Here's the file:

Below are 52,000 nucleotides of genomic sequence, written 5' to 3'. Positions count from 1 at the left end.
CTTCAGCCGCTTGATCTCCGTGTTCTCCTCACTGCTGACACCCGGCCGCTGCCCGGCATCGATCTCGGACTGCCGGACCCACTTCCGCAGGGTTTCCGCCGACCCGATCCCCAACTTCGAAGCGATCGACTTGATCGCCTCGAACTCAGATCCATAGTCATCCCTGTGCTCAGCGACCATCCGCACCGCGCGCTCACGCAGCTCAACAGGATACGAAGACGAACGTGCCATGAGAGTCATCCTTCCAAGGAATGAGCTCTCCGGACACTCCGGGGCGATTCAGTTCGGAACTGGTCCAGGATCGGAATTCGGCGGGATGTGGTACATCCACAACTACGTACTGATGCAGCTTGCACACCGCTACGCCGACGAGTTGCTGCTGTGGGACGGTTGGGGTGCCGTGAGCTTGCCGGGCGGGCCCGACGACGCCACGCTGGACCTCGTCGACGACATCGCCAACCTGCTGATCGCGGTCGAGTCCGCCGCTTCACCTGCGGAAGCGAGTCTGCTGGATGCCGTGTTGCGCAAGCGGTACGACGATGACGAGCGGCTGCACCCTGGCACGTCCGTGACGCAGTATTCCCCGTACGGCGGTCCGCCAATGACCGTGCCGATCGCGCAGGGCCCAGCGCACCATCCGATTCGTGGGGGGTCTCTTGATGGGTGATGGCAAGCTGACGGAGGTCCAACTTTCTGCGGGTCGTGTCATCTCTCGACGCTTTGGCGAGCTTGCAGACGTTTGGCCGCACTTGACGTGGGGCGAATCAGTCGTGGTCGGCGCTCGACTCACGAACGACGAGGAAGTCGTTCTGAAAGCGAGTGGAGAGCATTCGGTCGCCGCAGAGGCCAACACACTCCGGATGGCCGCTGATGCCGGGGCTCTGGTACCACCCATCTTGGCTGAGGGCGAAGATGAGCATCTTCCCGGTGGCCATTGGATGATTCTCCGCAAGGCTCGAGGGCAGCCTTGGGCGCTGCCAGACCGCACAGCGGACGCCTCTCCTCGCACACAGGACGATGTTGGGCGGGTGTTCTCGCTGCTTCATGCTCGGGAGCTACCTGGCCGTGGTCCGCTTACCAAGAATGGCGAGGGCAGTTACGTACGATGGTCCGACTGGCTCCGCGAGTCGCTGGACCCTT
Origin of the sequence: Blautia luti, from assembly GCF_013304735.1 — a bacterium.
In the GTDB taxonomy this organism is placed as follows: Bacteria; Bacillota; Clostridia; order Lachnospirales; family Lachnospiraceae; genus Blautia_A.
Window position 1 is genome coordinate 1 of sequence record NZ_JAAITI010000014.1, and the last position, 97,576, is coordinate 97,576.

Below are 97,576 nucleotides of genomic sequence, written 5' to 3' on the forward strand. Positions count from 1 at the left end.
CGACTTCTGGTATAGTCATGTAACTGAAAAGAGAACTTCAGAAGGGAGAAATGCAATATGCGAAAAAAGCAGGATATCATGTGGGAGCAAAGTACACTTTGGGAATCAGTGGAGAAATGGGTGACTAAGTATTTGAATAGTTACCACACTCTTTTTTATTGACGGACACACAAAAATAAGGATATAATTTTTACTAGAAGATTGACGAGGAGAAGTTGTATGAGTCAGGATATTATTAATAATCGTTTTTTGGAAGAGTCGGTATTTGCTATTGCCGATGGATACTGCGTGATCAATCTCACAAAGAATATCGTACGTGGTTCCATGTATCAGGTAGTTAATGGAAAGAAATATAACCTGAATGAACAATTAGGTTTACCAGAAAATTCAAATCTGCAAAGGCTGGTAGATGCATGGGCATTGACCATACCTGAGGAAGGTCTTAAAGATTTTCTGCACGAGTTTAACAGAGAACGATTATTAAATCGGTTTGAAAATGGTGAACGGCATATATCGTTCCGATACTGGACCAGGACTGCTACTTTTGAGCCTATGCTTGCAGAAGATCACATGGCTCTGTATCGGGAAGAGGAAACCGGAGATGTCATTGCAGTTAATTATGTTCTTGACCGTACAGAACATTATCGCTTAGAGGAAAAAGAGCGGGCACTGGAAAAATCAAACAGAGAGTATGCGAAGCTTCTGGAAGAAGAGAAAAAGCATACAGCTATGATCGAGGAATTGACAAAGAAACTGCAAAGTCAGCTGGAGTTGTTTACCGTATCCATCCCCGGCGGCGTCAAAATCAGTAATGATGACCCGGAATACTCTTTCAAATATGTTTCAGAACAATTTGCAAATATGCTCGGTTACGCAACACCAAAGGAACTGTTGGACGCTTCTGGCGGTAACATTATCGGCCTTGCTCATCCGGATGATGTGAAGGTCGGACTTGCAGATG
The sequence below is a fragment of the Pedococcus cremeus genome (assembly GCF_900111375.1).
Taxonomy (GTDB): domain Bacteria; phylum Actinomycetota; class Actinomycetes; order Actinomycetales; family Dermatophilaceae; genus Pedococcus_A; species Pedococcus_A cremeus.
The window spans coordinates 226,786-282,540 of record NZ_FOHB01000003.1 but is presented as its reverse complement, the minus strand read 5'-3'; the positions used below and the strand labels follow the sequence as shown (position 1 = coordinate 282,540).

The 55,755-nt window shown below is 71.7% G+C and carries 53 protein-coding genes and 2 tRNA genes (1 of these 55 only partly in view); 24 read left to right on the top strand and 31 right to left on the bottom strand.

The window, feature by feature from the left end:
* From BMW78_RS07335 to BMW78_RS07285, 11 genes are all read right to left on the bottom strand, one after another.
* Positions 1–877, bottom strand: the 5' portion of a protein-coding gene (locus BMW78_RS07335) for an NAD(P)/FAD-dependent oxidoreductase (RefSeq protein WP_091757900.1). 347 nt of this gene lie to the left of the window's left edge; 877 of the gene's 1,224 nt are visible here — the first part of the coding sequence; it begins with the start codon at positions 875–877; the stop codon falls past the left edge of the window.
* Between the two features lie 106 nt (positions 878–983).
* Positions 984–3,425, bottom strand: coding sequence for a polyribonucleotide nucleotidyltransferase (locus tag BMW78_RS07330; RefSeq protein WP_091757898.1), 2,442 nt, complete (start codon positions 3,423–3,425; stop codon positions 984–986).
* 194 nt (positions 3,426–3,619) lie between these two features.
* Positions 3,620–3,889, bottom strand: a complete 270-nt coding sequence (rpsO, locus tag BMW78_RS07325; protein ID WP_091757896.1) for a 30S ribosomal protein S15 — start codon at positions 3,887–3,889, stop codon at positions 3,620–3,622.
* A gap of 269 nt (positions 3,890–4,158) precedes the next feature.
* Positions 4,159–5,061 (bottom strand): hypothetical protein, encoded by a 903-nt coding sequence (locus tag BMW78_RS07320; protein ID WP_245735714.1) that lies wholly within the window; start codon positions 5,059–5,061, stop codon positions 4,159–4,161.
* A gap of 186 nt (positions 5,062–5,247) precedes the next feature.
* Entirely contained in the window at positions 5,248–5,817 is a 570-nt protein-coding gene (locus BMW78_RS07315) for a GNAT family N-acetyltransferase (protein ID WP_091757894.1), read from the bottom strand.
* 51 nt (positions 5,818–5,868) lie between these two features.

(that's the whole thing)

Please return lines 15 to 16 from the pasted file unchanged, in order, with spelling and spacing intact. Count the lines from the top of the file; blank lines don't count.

* Between the two features lie 106 nt (positions 878–983).
* Positions 984–3,425, bottom strand: coding sequence for a polyribonucleotide nucleotidyltransferase (locus tag BMW78_RS07330; RefSeq protein WP_091757898.1), 2,442 nt, complete (start codon positions 3,423–3,425; stop codon positions 984–986).